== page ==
Not since the first decade of the last century have artists been as giddy about high technology as they suddenly have become in the first decade of our new millennium. Back then it was the Futurists, with their pledge to “sing . . . the slippery flight of airplanes” and “glorify war—the only true hygiene of the world”; today’s buzz is all about software algorithms, “immersive media,” and the superseding of the postmodern era by the “post-human” age. As recently confirmed by splashy new-media exhibitions on both coasts (“BitStreams” and “Data Dynamics” at New York’s Whitney Museum and “010101: Art in Technological Times” at the San Francisco Museum of Modern Art), artists and curators are embracing binary culture almost as deliriously as venture capitalists fell for dot-coms during the glory days of the New Economy.
There are, however, a few refreshingly cautious voices among the chorus of gee whizzes. “We’re the slow people,” says Houston-based artist Suzanne Bloom, who makes digital art with her personal and professional partner, Ed Hill, under the nom d’artiste “MANUAL.” “We’re always saying, ‘Slow down. Think about it.'” That’s an interesting admonition from a couple who have moved fast enough to remain in the vanguard of electronic art for more than a quarter century, a feat of creative endurance that will be chronicled next year in a major retrospective at New York’s International Center of Photography. In their long progression from the world of the pocket calculator to that of the Apple G4 (the current processing engine at MANUAL’s Heights studio), Hill, 66, and Bloom, 58, have been enormously influential as both artists and educators. Veterans of hundreds of solo and group shows throughout the world, they’ve shown an extraordinary gamut of work: still and digitally processed photographs, analog and digital videos, interactive CD’s, site-specific installations, and interactive Web animations. As longtime University of Houston professors, they created one of the nation’s first photography and digital-media degree programs there; in 1997 they established one of the pioneer Web sites for the display and archiving of digital, Internet, and interactive art, D.I.F. (Digital Imaging Forum, www.art.uh.edu/dif ).
But years before “virtual reality” entered the typical third-grader’s lexicon, Hill and Bloom were suggesting that digital technology threatened “the destruction of the real.” Passionately concerned not only for an endangered environment but also for our endangered identity as humans, MANUAL has produced technology with a warning label, an eloquent caveat of its social and even evolutionary consequences. “It’s a Faustian bargain,” Hill says of MANUAL’s strategy to fight technology with technology. “We’re not enthusiasts for technology. But we are seduced by it. We recognize its power.”
For a virtual artist on the cusp of the post-human age, MANUAL’s roots run surprisingly deep into the long-eclipsed modern era. Hill, a Massachusetts native, got his master of fine arts degree at Yale in 1960, under the tutelage of Modernist legend Josef Albers, the former Bauhaus pedagogue who pounded his rigorous color theory into a triumphant generation of American painters. But Hill was also influenced at Yale by the virtuoso figurative draftsman Rico Lebrun, and he spent the first decade of his career specializing in life drawing and printmaking. The epiphany that converted Hill to photography was Michelangelo Antonioni’s 1966 counterculture sensation, Blow-Up. “I saw the film the day it came out, on a Friday,” he recalls. “On Sunday I went back and saw it again. On Monday I went out and bought a Pentax.”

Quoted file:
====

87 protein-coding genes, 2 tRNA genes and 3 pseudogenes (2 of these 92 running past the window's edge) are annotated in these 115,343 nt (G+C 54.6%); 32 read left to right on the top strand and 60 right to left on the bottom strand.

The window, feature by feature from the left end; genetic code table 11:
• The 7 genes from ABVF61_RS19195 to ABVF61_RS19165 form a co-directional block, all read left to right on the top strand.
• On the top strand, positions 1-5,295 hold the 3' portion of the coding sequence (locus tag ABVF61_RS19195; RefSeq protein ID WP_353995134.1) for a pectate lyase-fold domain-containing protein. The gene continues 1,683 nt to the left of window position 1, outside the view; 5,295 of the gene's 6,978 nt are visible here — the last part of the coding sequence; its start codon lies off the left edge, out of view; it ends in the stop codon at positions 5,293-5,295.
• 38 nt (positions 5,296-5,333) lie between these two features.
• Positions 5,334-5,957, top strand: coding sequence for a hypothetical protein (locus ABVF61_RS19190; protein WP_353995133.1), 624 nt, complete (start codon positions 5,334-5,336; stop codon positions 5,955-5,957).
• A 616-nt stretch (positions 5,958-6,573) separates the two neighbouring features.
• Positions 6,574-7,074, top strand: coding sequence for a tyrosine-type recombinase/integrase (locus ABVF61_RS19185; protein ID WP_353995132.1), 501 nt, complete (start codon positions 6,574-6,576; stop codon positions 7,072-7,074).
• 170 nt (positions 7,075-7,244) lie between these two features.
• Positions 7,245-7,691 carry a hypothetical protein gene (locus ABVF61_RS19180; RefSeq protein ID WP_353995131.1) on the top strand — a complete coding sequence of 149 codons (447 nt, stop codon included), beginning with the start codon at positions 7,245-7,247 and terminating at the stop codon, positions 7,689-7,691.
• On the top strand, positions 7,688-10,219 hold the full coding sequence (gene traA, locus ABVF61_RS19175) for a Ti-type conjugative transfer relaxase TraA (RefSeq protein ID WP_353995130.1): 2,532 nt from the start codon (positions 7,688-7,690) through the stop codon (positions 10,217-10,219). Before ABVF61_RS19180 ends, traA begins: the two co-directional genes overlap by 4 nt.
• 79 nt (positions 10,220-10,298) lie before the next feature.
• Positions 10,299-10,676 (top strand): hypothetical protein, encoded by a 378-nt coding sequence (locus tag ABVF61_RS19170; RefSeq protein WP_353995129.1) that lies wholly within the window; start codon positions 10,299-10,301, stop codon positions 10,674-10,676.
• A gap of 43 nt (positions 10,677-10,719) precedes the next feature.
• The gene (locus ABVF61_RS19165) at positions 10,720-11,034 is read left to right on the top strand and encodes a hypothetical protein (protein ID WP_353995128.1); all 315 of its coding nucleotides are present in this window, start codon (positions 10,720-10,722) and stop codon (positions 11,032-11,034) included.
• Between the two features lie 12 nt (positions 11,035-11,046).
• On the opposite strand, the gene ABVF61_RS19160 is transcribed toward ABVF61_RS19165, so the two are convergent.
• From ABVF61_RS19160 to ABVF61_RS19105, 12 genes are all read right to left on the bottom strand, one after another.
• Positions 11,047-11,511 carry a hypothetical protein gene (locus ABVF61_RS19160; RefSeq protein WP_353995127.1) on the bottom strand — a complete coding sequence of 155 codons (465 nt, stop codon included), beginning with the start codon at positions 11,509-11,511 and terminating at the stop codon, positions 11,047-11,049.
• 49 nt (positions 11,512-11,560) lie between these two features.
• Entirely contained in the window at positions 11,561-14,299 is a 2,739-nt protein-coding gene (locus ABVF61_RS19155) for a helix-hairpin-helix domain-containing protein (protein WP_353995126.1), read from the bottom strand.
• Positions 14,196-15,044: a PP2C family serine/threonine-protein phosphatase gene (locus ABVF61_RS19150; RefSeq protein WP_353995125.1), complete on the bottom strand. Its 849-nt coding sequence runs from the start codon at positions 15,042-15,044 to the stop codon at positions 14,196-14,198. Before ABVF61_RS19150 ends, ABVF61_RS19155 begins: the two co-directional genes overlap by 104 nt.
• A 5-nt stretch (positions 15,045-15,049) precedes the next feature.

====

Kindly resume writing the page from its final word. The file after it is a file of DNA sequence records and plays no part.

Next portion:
Meanwhile, Philadelphia-born Bloom was earning her MFA at the University of Pennsylvania, where she studied with Piero Dorazio, who had been a disciple of the Futurists. “Dorazio talked a lot about how we could approach our work as artist-scientists,” she says. “Solving problems, making statements.” Bloom’s first camera was also a Pentax, bought for a European tour the summer before she began to teach painting at Smith College, in Northampton, Massachusetts. At the time an increasingly disaffected practitioner of pared-to-the-bone color-field abstraction, Bloom found that the new medium offered a way out of the reductionist box she had painted herself into.
Hill was already teaching life drawing and photography at Smith when Bloom arrived in the fall of 1970. Things got serious three years later when, in short order, the couple began living together, bought ten acres of pristine woodland in rural Vermont (where Hill had been photographing landscapes and where they subsequently built a house and now live much of the year), and started talking about collaborating. Within a few months, Hill says, “We were creating another entity that needed its own name. The conversation went something like this: ‘We need a name that has multiple readings, something like, well, Manual.’ ‘Well, that sounds good. A manual for art. You do make art manually.'”
MANUAL’s first major project occupied Bloom and Hill, though not exclusively, for the rest of the decade. Art in Context: Homage to Walter Benjamin was inspired by the German writer whose 1936 essay “The Work of Art in the Age of Mechanical Reproduction” prophesied the media age and accurately predicted that it would level high art. (Observing the rising hegemony of both Hollywood and Hitler, Benjamin noted that in the age of radio and film “the star and the dictator emerge victorious.”) MANUAL translated Benjamin’s gloomy forecast into a series of witty staged photographs and video images in which familiar art historical icons pass through the electronic looking glass. Rereading Velazquez (1975-76) replicates the Spanish artist’s languorous The Toilette of Venus, but in MANUAL’s version the “mirror” in which the reclining goddess admires her face is actually a framed video monitor, her image provided by a video camera on the tripod next to her couch. A quarter century after it was made, Rereading Velazquez now seems as prophetic as Benjamin’s essay, a portrait of a narcissistic postmodern culture fixated on images of itself.